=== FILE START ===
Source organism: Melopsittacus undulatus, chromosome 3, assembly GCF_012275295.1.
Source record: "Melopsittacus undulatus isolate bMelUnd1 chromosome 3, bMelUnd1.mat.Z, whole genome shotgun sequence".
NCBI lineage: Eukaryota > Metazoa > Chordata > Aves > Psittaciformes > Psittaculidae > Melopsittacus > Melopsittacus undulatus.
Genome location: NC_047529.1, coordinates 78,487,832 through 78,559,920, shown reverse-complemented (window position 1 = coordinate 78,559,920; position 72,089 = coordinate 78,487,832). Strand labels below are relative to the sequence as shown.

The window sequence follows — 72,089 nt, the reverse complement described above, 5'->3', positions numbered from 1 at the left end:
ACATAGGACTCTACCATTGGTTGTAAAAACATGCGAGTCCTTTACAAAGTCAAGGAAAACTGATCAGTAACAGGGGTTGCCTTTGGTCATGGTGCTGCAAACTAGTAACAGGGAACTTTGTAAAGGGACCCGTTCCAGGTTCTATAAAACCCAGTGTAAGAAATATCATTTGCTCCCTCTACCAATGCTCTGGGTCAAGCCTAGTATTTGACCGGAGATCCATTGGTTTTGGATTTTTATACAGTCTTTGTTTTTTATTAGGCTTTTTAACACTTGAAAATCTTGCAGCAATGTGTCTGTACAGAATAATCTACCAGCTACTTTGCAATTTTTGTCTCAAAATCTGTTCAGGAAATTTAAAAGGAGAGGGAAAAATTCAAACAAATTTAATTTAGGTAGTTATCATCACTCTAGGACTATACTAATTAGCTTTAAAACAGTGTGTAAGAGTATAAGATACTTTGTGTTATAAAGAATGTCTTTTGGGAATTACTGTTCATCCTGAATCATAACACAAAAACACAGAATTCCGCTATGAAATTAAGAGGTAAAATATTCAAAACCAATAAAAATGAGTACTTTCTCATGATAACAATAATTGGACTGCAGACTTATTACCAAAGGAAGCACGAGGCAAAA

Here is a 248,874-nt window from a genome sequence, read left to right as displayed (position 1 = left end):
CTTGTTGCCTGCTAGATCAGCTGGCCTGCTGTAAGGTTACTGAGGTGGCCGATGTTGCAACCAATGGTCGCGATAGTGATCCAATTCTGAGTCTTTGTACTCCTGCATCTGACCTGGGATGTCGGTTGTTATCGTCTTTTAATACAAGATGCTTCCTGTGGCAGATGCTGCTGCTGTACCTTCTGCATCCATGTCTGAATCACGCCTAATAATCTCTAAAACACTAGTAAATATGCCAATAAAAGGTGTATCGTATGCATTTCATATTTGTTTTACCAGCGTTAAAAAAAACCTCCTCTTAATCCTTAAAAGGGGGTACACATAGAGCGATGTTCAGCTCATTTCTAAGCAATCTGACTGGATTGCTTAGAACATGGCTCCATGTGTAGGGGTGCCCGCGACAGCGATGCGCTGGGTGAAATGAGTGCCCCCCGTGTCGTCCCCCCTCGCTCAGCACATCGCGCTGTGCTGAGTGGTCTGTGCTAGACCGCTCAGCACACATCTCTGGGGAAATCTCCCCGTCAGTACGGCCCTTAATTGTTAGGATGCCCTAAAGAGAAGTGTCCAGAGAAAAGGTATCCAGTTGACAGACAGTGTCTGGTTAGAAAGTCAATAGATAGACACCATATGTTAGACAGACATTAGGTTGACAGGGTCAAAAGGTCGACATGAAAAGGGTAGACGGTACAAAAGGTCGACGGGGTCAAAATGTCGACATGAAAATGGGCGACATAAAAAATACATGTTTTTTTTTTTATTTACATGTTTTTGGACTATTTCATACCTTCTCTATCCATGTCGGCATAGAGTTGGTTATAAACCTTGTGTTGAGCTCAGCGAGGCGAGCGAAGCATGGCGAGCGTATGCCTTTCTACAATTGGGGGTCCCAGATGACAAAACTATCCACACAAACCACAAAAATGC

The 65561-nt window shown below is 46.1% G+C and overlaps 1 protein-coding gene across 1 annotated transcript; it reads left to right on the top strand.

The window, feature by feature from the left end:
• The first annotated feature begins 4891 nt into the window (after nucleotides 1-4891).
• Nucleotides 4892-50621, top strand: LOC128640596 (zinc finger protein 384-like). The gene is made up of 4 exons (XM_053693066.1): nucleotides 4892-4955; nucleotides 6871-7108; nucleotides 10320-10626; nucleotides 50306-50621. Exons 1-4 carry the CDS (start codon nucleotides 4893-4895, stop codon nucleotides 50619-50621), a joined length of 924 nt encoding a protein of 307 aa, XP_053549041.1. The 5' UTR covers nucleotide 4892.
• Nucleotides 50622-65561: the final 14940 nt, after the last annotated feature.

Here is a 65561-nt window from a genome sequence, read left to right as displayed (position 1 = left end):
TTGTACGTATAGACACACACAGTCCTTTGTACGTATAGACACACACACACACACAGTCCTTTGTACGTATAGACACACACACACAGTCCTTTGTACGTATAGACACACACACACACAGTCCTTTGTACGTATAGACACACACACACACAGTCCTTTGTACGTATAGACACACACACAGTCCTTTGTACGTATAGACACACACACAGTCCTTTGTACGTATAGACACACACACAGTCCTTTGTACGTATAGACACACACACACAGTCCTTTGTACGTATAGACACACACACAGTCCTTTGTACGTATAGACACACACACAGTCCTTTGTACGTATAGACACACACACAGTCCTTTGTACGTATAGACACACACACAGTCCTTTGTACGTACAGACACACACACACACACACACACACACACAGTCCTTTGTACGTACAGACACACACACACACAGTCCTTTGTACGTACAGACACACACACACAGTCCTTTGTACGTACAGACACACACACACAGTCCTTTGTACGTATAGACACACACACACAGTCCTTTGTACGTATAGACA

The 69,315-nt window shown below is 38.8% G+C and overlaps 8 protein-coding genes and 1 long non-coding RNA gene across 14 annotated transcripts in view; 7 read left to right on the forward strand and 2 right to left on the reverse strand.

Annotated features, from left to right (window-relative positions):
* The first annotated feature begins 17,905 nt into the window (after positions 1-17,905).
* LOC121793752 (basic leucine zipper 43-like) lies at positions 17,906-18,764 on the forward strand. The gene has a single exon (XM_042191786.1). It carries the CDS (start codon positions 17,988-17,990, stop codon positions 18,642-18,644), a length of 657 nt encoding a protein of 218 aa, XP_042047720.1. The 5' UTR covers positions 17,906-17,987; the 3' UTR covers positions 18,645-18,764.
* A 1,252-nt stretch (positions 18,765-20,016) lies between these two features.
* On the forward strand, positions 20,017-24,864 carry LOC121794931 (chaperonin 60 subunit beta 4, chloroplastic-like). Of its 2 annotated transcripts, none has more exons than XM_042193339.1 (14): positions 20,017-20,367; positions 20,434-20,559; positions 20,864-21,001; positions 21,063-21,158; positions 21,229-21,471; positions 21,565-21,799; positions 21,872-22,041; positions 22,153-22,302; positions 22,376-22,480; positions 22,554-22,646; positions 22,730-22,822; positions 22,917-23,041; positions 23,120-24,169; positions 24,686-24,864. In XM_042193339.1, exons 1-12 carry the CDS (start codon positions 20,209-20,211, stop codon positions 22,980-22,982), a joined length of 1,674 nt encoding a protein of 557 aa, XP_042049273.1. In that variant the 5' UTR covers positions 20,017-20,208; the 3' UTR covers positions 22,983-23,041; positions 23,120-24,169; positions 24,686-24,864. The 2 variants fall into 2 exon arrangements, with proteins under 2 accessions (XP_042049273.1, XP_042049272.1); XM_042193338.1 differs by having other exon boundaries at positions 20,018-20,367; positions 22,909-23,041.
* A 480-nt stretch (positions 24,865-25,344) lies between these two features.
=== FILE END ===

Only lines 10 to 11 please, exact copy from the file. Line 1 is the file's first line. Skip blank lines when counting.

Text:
The window, feature by feature from the left end:
• The first annotated feature begins 4891 nt into the window (after nucleotides 1-4891).